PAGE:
2. Set Customer Expectations
    This might be the most challenging part, but it might also be the most effective.  Setting customer expectations can be daunting as it entails letting customers know what you won’t do when we are conditioned and much more comfortable telling the customers what we will do.  This may include letting them know when you will and won’t make a field visit and what you will charge for both. 

    It’s all about the messaging.

    To avoid the feeling that you are only telling your customers when you will not be providing in-person support, craft a message letting them know all the ways you will provide support.  Remind them of the various ways they can connect with you and the variety of issues you can help them with.  Assure them you are committed to solving their problem in the most time-efficient and effective manner.  Of course, this may mean you need to add a few tools to your customer service toolbox, which leads us to… (see "Have the Right Tools" below)

    #ProTip – Proactive communication is a great way to reach out to customers and provide them this information. (Learn how to start proactively communicating with customers).

  3. Have the Right Tools
    One of the biggest benefits of providing in-person field support is being able to see what the customer sees.  Having the same visual as your customer eliminates the frustration of trying to understand the situation.  This may require you to seek out new tools (like video support software) or better incorporate what you currently have available to you.

    With most smart phones having video and picture capabilities, it is now easier than ever to see what your customer sees, but there are still a lot of hurdles to effectively do so.  To reduce the hurdles, find a tool that works regardless of the smart phone brand/operating system.  The more friction-less the tool(s) you use to bridge the distance gap, the higher the level of satisfaction your customers will receive.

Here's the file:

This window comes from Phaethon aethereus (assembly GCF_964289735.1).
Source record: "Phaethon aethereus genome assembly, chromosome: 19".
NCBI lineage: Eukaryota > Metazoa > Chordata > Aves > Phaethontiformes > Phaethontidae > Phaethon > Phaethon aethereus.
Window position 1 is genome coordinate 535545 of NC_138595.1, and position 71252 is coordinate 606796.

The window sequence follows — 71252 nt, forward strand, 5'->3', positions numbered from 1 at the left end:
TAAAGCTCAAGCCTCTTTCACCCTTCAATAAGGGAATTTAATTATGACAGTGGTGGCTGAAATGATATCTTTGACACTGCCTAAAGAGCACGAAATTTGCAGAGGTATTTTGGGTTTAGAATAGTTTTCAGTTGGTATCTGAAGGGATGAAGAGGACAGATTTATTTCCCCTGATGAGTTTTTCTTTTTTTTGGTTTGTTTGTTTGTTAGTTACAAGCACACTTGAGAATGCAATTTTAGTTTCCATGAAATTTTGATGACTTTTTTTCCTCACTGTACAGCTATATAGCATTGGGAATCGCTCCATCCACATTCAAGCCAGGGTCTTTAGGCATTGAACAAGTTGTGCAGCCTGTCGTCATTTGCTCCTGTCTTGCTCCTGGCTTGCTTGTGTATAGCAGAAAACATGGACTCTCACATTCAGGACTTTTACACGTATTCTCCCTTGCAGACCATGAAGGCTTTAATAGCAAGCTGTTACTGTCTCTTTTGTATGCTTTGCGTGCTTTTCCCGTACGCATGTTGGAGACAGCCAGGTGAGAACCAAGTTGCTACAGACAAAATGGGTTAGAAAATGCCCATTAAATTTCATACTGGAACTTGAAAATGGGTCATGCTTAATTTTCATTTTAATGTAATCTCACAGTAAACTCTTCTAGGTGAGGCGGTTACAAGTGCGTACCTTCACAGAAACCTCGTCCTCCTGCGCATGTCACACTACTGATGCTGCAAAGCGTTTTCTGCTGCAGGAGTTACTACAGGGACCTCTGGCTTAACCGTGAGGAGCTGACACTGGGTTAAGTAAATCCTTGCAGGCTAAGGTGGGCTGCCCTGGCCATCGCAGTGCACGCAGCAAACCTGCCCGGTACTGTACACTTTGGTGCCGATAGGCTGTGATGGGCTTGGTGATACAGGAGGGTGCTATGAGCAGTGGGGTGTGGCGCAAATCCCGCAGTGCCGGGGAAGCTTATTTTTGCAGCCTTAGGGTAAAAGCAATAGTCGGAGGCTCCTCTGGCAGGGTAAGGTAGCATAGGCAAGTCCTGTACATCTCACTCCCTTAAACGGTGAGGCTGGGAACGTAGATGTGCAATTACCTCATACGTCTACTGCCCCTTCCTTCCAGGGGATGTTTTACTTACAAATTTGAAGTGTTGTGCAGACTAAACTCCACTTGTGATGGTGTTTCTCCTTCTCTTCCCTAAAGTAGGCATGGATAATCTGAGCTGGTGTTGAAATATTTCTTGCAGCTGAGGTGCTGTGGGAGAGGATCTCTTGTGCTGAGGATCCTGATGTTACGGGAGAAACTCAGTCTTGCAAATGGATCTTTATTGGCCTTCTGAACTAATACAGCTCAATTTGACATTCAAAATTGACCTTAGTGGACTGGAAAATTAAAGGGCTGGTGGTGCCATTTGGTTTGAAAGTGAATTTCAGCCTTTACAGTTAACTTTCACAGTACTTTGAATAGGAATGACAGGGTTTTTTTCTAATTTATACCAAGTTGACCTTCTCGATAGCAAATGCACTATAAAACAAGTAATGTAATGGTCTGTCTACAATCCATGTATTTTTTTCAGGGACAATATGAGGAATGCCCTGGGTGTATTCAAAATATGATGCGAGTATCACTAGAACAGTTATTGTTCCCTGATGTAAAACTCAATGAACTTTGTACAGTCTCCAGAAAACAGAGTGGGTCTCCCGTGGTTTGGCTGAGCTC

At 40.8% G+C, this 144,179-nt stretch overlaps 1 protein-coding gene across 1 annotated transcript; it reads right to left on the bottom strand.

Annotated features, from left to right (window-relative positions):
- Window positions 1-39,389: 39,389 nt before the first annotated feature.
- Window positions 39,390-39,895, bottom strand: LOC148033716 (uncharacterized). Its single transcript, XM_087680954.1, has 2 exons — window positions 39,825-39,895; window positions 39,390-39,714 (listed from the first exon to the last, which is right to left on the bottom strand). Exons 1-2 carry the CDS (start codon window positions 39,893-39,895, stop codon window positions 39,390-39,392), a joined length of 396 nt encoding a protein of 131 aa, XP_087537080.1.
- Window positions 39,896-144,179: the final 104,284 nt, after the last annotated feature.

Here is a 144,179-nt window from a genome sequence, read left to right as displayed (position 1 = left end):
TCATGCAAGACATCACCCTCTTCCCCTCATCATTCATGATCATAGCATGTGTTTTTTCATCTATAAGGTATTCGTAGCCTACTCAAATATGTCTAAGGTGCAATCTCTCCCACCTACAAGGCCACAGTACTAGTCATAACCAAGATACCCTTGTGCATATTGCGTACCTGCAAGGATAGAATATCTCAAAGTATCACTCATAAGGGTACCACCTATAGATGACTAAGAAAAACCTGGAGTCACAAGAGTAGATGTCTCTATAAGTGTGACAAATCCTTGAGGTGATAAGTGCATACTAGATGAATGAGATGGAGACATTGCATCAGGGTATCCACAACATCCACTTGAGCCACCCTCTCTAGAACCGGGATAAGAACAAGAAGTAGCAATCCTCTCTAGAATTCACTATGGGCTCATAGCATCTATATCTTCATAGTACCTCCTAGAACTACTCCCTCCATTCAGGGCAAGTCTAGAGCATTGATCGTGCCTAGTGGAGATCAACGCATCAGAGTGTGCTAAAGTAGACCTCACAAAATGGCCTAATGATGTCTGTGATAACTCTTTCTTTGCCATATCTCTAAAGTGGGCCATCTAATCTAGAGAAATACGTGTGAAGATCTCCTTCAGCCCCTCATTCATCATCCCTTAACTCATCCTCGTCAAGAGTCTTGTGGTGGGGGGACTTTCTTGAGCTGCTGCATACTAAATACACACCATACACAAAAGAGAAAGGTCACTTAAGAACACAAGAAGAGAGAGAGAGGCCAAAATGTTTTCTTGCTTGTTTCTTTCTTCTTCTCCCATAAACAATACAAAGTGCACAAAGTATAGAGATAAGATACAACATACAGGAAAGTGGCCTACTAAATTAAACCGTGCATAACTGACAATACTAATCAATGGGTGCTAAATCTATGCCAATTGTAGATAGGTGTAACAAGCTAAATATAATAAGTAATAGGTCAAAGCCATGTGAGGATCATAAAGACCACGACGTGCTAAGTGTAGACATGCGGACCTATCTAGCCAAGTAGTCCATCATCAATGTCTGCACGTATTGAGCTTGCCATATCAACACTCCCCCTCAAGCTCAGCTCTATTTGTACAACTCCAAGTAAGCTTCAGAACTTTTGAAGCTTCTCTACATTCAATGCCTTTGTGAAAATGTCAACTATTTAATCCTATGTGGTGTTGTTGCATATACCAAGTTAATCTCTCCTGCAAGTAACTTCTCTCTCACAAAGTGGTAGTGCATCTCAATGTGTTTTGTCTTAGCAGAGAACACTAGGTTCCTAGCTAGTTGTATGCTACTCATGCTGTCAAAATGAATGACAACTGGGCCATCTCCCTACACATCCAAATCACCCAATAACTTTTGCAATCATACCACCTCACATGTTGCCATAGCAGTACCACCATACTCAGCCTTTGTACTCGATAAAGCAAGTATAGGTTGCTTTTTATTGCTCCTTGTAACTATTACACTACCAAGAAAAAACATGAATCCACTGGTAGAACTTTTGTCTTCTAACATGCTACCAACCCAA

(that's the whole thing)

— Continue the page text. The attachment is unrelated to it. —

The AgriSync software platform helps bridge the distance gap when providing remote support through a video stream.  Regardless of the phone or its operating system, advisors can connect with their customers allowing them to see their customer and the current situation.  Learn more…

    #ProTip – Schedule pre-season training sessions to ensure that your team and your customers know how to use the tools properly.  This increases their effectiveness and eliminates frustration when trying to support your customers remotely.  Your main goal is troubleshooting their equipment, not troubleshooting the tool to do so.

Providing remote support to your customers is inevitable, but frustration with the process is not.  By understanding the rules about when you should and should not provide in-person support, setting your customers’ expectations, and having the right tools in place, remote support will both supplement your customer’s experience and improve your level of service.

DOWNLOAD:  7 Essentials to Providing Effective Remote Support